It’s time for an emergency recovery plan for freshwater biodiversity

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10 Mar

The 2020 report by the World Fish Migration Foundation, Living Planet Index, found that migratory freshwater fish have globally declined by an average of 76% since 1970, and is even more pronounced in Europe (-93%). This can be explained by a number of factors, including habitat degradation and change, pollution and climate change.

Echoing the findings of the Living Planet Index, WWF released on 23 February 2021 a new report on The World’s Forgotten Fishes, which focuses on freshwater fish species. Although only 1% of aquatic habitat is freshwater, 51% of known fish species are found in freshwater! But those species are often ‘forgotten’ by policymakers, which appear to focus more on the marine environment, and, if they have time, on the freshwater ecosystems.
 
One of the ten chapters of the report is dedicated to angling and its impacts on freshwater fish species. The report recognises the social and economic impacts of the recreational fisheries sector highlighting that the sector generates globally over €83 billion each year, supports in Europe hundreds of thousands of jobs, and has many wellbeing aspects for our societies. It also outlines how the sector contributes to raising awareness about the decline of freshwater fish species. For example, in 2015, an analysis of the detailed catch-log books kept by angling camps in India revealed that the endemic mahseer population was in perilous decline. If it had not been for anglers, this freshwater mega-fish may have gone extinct without ever being recognised as a valid species. The report however does not shy away from mentioning that recreational fishing can be a threat to this fragile ecosystem, if not managed properly, if recreational fishers are not handling properly their gear, or discard fishing nets into nature.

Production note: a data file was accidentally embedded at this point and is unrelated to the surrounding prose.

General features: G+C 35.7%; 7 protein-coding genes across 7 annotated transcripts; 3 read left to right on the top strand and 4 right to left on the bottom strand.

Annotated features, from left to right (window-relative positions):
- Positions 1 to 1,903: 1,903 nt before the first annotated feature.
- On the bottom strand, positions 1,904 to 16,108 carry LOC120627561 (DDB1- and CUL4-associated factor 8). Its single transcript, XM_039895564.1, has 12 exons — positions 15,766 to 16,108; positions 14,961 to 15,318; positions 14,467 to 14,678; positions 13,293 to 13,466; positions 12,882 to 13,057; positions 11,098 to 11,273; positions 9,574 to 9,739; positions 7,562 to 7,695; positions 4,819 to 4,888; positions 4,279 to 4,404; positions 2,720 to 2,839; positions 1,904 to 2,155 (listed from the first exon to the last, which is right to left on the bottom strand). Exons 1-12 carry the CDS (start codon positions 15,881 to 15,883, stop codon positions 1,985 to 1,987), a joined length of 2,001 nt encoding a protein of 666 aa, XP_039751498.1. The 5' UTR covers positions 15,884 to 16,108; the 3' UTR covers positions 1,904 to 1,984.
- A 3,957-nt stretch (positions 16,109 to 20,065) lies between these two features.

The report concludes on a somewhat positive note by outlining an emergency recovery plan for freshwater biodiversity, which might be the last chance to create the necessary conditions to reverse the loss of biodiversity. Built around six pillars, this recovery plan would help “bending the freshwater biodiversity curve” back upwards, if properly adopted and implemented:
 
  1. Let rivers flow more naturally;
  2. Improve water quality in freshwater ecosystems;
  3. Protect and restore critical habitats;
  4. End overfishing and unsustainable sand mining in rivers and lakes;
  5. Prevent and control invasions by non-native species; and
  6. Protect free-flowing rivers and remove obsolete dams.

Some of those pillars are already identified as objectives to pursue at the European, national or local levels, others are objective of the European Commission in its Biodiversity Strategy for 2030. However, implementation of policies and legislations is often lagging behind the ambition. One thing is for sure: actions need to be taken now to avoid the irreversible biodiversity loss that already started.



© WWF, The World’s Forgotten Fishes, 2021

Learn more about WWF’s emergency recovery plan for freshwater biodiversity here.

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